Home' Asian Aviation : AAV November 2010 Contents Russia’s aerospace revival
letter from the management of
Russian carrier Aeroflot to Prime
Minister Vladimir Putin earlier
this year confirmed the airline’s
intention to acquire 11 Antonov
An-148 and 40 Sukhoi Superjet
100 regional jets, alongside 25 An-140 turboprops
Coming as it did after the airline selected Airbus
and Boeing equipment for much of its fleet-renewal
programme, the letter appears to have been prompted
by Putin’s remarks about the ne ed to support the
national aerospace industry.
Significantly, the state-owned op erator also plans
to obtain 50 single-aisle Irkut MS-21 jetliners
during 2016-20, thus confirming its commitment
to domestic manufacturer United Aircraft Building
Corporation (United Aircraft). It also demonstrates
the continuing close ties between aerospace and
aviation in Russia and neighbouring Ukraine, which
is involved in joint-production programmes.
Following a thaw in relations between the two
countries, Russia has resumed co -operation with
Ukraine’s aerospace companies. As well as joint
production of the Antonov An-158 regional jet,
Russia also will acquire more of the Ukrainian-
designed Antonov An-124 heavy-transport aircraft
and An-70 military transport.
United Aircraft, which was formed in 2007 to
absorb around 20 major aerospace companies,
has been modernising and renovating the Russian
industry, with the g oal of b eing the world’s third-
biggest aircraft manufacturer after the USA and
Europe. R ationalisation includes an almost 50
percent cut in jobs and improved productivity.
The need to compete against the likes of
Bombardier and Embraer, a s well as mighty Airbus
and Boeing , has provided a huge challenge to United
Aircraft as it sets about industry renovation. In
addition, its plans must accommodate partnerships
with Ukraine and other former Soviet republics such
as Uzbekistan (where the former Tashkent Aircraft
Factory was recently declared bankrupt). For
example, Antonov and Ilyushin programmes are not
truly Russian, since all established transport aircraft
were manufactured in Ukraine or Uzbekistan.
Eventually, United wants to produce all these aircraft
in Russia .
United Aircraft has absorbed large chunks of the
industr y, de cided which programmes to continue,
and beg un investing in the f uture as the corporation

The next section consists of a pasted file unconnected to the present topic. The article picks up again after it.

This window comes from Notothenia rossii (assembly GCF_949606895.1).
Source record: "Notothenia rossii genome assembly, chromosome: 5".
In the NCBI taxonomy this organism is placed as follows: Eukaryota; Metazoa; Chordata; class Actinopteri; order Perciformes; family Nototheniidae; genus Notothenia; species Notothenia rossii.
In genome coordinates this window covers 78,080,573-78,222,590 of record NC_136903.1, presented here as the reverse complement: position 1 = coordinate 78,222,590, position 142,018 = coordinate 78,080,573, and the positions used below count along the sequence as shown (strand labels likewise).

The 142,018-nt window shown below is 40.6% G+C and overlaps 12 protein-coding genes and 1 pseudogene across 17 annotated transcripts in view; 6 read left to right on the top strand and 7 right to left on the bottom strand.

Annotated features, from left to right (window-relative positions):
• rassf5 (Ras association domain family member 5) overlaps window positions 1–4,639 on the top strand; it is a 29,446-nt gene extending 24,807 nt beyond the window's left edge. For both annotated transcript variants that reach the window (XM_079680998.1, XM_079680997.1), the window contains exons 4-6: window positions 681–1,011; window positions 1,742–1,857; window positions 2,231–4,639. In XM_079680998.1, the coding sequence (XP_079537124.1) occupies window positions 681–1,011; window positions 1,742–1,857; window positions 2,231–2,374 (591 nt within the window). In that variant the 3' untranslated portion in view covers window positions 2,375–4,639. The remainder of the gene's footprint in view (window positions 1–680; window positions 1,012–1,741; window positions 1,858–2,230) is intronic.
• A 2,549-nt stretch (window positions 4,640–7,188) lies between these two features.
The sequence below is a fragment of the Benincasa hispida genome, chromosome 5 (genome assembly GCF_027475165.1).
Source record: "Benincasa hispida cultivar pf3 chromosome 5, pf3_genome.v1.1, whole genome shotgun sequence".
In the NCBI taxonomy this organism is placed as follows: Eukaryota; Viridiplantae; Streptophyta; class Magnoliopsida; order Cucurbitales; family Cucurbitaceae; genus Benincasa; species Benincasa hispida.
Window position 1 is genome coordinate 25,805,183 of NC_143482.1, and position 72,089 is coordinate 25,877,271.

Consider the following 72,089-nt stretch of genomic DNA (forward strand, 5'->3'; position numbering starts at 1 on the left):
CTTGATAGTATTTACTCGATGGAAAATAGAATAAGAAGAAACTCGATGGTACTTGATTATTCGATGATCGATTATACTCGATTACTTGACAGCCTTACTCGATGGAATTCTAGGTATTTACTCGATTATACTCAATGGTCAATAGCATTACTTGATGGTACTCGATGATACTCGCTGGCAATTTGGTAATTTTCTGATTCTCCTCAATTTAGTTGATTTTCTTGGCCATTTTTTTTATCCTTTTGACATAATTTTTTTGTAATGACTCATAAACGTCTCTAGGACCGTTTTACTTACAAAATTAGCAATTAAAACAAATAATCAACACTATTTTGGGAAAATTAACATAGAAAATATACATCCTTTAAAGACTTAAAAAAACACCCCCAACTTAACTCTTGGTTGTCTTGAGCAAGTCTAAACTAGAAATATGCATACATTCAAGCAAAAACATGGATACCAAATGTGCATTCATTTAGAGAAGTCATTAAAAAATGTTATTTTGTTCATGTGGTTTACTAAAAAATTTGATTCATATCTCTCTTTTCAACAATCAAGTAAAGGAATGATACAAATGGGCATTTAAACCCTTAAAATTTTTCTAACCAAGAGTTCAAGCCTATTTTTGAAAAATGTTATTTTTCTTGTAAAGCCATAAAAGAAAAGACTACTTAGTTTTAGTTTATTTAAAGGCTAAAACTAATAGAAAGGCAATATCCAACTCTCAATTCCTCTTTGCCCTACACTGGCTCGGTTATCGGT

embarks on new-aircraft development. In September,
it announced a US$300 million investment to
improve production facilities and build a new plant
for the Irkut MS-21 programme, a longside US$230
million for Antonov An-148 development and
production (on which Antonov had already spent
United completed acquisition of all Russian
aircraft design bureaux and factories in the first stag e
of its reorganisation last year. In 2010, the plan has
been to set up three divisions, identified as UAC
Commercial , UAC Military, and UAC Special. The
split bet we en military and civil output is intended to
become more balanced, moving from an initial 80:20
in 2009 to 50:50 – and eventually perhaps 40:60.
Ukraine is hoping a joint venture can be established
so on to build Antonov aircraft in Russia . Discussions
on an equal-partnership structure took place in
September, with Russia rep ortedly in full agreement
with Ukraine’s proposals . Initially, the venture will
oversee marketing and after-sales support for aircraft
designed by Antonov D esign Bureau in Ukraine. The
An-148 regional airliner is in production in both
countries, and resumed production of the An-124
could provide a second co -operation project.
The aerospace industry in Russia is being renovated and developed by United Aircraft, which has absorbed many of
the country’s Soviet-era design bureaux and factories. Ian Goold summarises progress with current and developing
programmes, including activity in Ukraine.
The Sukhoi Superjet 100 is expected to receive
Russian airworthiness certification this year.
32 AsianAviation | NOVEM BER 2010
23/10/10 12:03 AM
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